Graphic Design and Media, B.S., University of Nevada, Las Vegas (UNLV)
Research group: Mayra Carrera, Kristine Monsada, Khristine Le, Mustafa Diallo, Cecilia Garcia-Leon 
Research accomplishment: 
- 2021 Undergraduate Research Stimulus Program (Research Grant Award)
- Fall 2021 Undergraduate Research Symposium (Research Presentation)
- HCII 2022 Conference Proceedings (Presentation & Short Paper) 

​​​​​​Title: A Study of Improvement in the User Experience of UNLV's Campus Safety Mobile App
Research Keywords: User Experience (UX), User Interface (UI), Usability Testing, Campus Safety.
IRB Exempt: UNLV-2021-120 October 12, 2021
Summary: This study aimed to evaluate the visual design and usability of the University of Nevada, Las Vegas’s (UNLV) campus safety app, RebelSAFE. We found that campus safety at UNLV continues to be an issue among students, however, students have found the application to be unreliable. The study further evaluated the redesign using user testing to examine the overall effectiveness of this new visual hierarchy. This procedure included developing three (3) user tasks that allow users to navigate through the app highlighting our proposed features, marking successful completion within a three (3) minute time frame.
Research Question and Hypothesis: The purpose of this study was to analyze the issues with the current app to see if the new design impacts the app’s success. Our hypothesis was that a new design would increase effectiveness and could positively impact the student body by ensuring that the new design of RebelSafe can help them when they are in danger.
Development of Mobile App: The major issues with RebelSAFE are that users often feel overwhelmed when identifying resources, and in-app services are limited. UNLV students aware of the app tend not to utilize it because of the excessive use of red, unclear information architecture, and an overwhelming amount of information on the home page​​​.​​​​​​​​​​​​​​
Simplified User Flow: The User flow was designed focusing on the two main uses of campus safety apps, for emergency purposes and for non-emergency purposes. The red shows the Emergency Mode features of the app, and the blue shows the non-emergency features of the app.
Prototype App: The prototype was designed with a dark mode since dark mode tends to emit less light and has been found to be more comfortable for users to use in dark environments. The design of the prototype focused on three main functions of RebelSafe. These functions were divided into tasks to be completed in the usability testing. In Task A, users would be instructed to navigate through the prototype and try to navigate through the “Chat with Dispatch” feature. Participants were given a situation that they were on campus at night and unable to speak on the phone. Successful completion for Task A would be to type “Help” with the keyboard and display the dispatch tracking message. In Task B, users would be instructed to schedule a Rebel Ride (campus rideshare). This involved setting up a designated pick-up location, drop-off location, and time for users to interact with to confirm the ride. Successful completion of this task would involve the participant receiving the ‘confirmed’ popup after scheduling the time. In Task C, users would be instructed to identify useful features they would like to save for future reference and create a bookmark. There were three ways a user would be able to create a bookmark: through the map, through the bookmarks bar on navigation, or through the safety protocols within the resources tab. Successful completion would involve being able to create a bookmark in any of these areas and would indicate via pop-up (map and navigation bar) or icon change (safety protocols).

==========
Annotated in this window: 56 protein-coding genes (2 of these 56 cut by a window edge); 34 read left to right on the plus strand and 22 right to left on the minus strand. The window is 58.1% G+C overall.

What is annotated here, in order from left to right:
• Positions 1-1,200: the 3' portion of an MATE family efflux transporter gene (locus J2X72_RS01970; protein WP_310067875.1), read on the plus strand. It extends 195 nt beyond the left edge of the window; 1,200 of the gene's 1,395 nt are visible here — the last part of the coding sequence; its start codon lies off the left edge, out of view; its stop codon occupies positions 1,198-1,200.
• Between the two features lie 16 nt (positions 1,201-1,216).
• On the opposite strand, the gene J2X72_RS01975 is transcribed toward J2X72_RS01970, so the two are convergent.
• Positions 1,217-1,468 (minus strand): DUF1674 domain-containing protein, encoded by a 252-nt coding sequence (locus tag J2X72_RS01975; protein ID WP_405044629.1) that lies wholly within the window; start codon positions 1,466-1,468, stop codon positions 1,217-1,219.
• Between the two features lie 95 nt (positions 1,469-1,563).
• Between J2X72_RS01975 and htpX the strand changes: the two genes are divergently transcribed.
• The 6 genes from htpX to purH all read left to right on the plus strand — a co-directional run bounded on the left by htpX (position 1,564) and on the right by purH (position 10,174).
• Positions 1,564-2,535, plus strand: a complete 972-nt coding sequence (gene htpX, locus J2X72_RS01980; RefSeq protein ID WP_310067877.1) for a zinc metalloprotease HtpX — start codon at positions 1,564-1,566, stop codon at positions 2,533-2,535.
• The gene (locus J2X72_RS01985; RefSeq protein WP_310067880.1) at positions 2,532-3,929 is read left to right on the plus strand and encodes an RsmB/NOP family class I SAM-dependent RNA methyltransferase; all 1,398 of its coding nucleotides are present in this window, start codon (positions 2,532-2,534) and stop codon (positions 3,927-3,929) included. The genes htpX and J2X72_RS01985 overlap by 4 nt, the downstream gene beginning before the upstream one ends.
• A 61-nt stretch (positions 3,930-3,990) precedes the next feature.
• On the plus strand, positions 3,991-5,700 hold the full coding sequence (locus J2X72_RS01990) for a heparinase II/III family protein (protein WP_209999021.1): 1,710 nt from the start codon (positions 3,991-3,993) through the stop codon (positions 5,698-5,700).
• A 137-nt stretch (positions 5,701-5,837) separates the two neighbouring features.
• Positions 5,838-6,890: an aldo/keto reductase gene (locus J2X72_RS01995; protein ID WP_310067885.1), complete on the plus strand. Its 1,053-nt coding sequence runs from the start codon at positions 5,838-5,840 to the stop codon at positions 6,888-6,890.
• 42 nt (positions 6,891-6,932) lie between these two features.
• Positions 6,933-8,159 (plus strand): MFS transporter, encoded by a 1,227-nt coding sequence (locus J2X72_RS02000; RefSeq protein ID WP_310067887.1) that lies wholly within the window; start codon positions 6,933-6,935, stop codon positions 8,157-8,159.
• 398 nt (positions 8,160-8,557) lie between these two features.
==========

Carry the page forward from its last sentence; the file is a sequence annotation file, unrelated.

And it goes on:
Findings: We found that of our participants, 81.3% did not use the RebelSafe app. The reasoning behind why participants did not use the app included its ineffective app design, poor service quality, and finding no use for the services. Meanwhile, 56.3% of participants rated campus safety as a 2 out of 5, 25% rated safety as a 3 out of 5, and 18.75% rated it as a 4 out of 5. In addition, 12.5% rated the GRA and HFA building security at a 1 out of 5, 37.5% rated security at a 2 out of 5, 25% rated it at a 3 out of 5, and 25% rated it at a 4 out of 5. Furthermore, during the performance of each task, specific behaviors in participants such as visual or audible frustration/confusion were observed and recorded, alongside any part of the tasks that participants struggled with. In Task B, about 93% of users expressed confusion and nervousness such as squinting, moving closer to their screens, and/or verbally asking questions. In Task C, roughly 25% of users expressed confusion or nervousness.